Confessions of a Bookseller by Tim Waterstone

Tim Waterstone

Confessions of a Bookseller


The 2003 Granta list of the best young British novelists has just been published. As the years roll by I grow crustily nostalgic of course, but will this lot prove to hold a candle to that truly phenomenal Granta list of 1983? What stars there were in that decade, and what fun we at Waterstone’s (founded just three months before the list appeared) had in rolling out our bookshops, and providing a marketplace for their work. No Borders, no Amazon, no Ottakar’s, just us really – until eventually, and too late to catch us, Dillons (once Terry Maher got bored with his second-hand office furniture business or whatever it was) set off in pursuit. W H Smith, insanely, were at that period issuing press releases proudly demonstrating their diminishing dependence on the book, embarrassing, low-tech, old-market thing that it was. Blackwell’s, easily the best name and the best placed of all, were, as ever, too absorbed in their family battles to notice what was happening. So we had the field pretty much to ourselves. Some independents folded their tents at the sight of us, and with vituperation. Why? We were as strapped for funds as they were, more so probably, but we went to the City, sucked our fingers as doors were slammed on them, and in the end raised, in reluctant dribs and drabs, the money that enabled us to roll.

And roll we did, with gay if not wholly responsible abandon, supported now by the huge credit risk taken on us, bravely and deliberately, first by Peter Mayer at Penguin, and then, with him telephoning around and encouraging others, most of the majors. Publishers – particularly the literary ones, led by Faber – opened their arms to us. We felt positively messianic. But rival booksellers hated us. A very young Waterstone’s manager stood up to speak at the Booksellers’ Conference of 1985, and before he could open his mouth he was booed. We were blackballed when we applied to become Chartered Booksellers, and by return of post. We were the enemy. We traded on Sundays. We stayed open till midnight. We ‘early-sold’. It was, all of it, very good fun indeed – although to this day I am angered at the memory of our young manager standing there, nervous with stage fright, as the catcalls came.

Yes – looking back at that Granta list of 1983 does bring it back to me. Ian McEwan (cerebral), Julian Barnes (charming) , Rose Tremain (also charming), and Jeanette Winterson (petulant) – they joined us around the country as we piled their books high, and they talked with their readers, signed their books and gave their little speeches: all things then so rare, now so commonplace. Beryl Bainbridge, Penelope Lively, Penelope Fitzgerald, John Mortimer, A N Wilson, Salman Rushdie, P D James, Ruth Rendell, Roy Jenkins , Tony Benn, Richard Holmes, Peter Ackroyd, Antonia Fraser, Auberon Waugh – even Iris Murdoch, for heaven’s sake, and Ted Hughes, and once both Anita Brookner and John Le Carré, famously the two British writers least willing to expose themselves to physical contact with their audience. It was like a great travelling, seven-days-a-week, literary circus. We sold literature – literature, I emphasise, not celebrity or cookery or gardening books – and we sold it by the ton. Only Kingsley Amis refused absolutely to join the party – without an appearance fee. Antonia Byatt, Michael Frayn, Edna O’Brien et al would drop everything to oblige. Peter Carey was there. Margaret Atwood. Robertson Davies. Maeve Binchy always – and with an adoring audience. Our Book of the Month promotion was created around Nicholas Mosley’s Hopeful Monsters and he too, for the first time perhaps, subjected himself then to interplay and contact with his and our public.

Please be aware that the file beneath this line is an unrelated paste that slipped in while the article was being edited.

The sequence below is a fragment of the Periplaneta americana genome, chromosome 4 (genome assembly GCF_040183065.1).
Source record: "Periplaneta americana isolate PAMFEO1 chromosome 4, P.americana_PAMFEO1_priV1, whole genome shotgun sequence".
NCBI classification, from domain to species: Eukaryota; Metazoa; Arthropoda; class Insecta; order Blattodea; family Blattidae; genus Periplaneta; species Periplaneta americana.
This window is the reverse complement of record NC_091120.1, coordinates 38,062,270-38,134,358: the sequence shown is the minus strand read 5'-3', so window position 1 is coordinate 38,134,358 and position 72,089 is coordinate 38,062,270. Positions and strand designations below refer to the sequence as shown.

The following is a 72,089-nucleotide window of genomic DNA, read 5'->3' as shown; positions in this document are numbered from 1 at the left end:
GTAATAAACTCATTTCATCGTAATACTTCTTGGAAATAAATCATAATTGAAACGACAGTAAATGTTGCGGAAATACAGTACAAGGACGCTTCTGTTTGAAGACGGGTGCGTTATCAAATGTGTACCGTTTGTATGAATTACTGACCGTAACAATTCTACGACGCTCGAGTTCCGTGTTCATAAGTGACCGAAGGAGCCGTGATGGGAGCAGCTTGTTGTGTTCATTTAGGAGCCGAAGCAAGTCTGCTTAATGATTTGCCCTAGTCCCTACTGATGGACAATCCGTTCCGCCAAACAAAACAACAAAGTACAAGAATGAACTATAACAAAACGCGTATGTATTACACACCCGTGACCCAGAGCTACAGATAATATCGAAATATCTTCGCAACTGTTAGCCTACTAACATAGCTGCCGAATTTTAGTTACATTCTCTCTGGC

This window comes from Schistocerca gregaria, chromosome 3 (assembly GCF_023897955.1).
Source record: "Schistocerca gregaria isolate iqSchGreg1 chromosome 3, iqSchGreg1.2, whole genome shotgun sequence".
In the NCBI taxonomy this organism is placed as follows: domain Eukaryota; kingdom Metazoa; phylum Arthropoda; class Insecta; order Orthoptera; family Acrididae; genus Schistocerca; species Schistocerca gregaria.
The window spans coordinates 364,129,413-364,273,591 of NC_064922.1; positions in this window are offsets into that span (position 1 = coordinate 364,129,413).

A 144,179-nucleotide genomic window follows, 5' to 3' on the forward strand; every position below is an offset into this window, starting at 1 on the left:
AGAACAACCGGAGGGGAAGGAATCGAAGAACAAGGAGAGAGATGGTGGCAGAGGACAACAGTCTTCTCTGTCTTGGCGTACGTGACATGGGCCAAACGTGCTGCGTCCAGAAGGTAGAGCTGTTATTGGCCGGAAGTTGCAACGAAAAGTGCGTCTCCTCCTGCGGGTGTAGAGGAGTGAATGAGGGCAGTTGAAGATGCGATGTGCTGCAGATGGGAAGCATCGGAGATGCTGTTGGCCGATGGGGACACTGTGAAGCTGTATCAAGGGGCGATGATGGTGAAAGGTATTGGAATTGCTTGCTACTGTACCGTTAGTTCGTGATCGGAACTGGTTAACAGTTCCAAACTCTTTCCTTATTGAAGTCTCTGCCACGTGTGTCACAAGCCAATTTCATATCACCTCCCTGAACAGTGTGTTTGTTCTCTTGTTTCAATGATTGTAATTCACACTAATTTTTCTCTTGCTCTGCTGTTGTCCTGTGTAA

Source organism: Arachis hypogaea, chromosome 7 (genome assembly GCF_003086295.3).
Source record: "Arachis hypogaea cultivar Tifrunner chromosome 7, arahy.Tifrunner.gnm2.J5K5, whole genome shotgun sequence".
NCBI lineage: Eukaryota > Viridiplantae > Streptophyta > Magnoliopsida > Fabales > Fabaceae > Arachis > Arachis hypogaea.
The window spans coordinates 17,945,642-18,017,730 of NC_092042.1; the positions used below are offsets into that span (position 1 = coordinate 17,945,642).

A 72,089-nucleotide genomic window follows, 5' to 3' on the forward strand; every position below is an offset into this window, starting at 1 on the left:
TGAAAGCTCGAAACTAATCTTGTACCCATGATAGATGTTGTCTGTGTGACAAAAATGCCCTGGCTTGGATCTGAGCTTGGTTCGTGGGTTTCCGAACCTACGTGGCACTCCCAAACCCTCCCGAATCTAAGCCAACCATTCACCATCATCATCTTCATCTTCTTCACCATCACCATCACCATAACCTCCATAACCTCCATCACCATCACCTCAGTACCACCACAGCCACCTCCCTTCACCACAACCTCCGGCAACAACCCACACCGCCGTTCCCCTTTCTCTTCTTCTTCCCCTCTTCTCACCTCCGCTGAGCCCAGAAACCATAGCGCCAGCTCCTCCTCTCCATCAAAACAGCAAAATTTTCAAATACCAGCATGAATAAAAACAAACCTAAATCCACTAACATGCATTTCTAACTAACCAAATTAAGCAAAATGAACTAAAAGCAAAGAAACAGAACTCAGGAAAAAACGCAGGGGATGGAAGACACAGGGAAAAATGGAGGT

I said that all this has become commonplace now, and so it has, the first flush of the romance between us all having died a little, coarsened perhaps, become standardised and part of the treadmill. And the cult of the author, which Waterstone’s more than anybody was responsible for creating, has in a quite pernicious way served to damage bookselling. The real task of a bookseller is to maintain a wide, reliable and considered backlist, nurtured by reliable and informed staff. We used to be pretty good at that; now, I’m not so sure. But Waterstone’s competitors are worse. Recently I was in a big and famous bookshop in London. Their large, yet abysmal stock of fiction illustrated what bookselling could become in ignorant and unskilled hands: on the Scott Fitzgerald shelf twenty-three (yes, twenty-three) copies of Tender is the Night, six of The Diamond as Big as the Ritz and not one Great Gatsby. I went to S, and there was not one copy of a Saramago novel. I went to B, and there was no, I repeat no, Bellow. L for Lampedusa – and not a copy of The Leopard. If I had gone to the so-called Information Desk I would no doubt have been directed to Natural History. But the coffee bar was nice.

Thank God for Granta. And also that, however we might all complain (readers, booksellers, authors, librarians, agents, all of us), the book market remains robust. Nothing much changes. Nothing much will. Perhaps that’s a comfort. I was shown recently a letter from Charles Dickens to his publishers, Chapman and Hall. ‘I was in Canterbury yesterday’, he wrote, ‘and visited eleven booksellers. Three had not one single copy of David Copperfield. Apparently they had not seen one of your travellers for months.’

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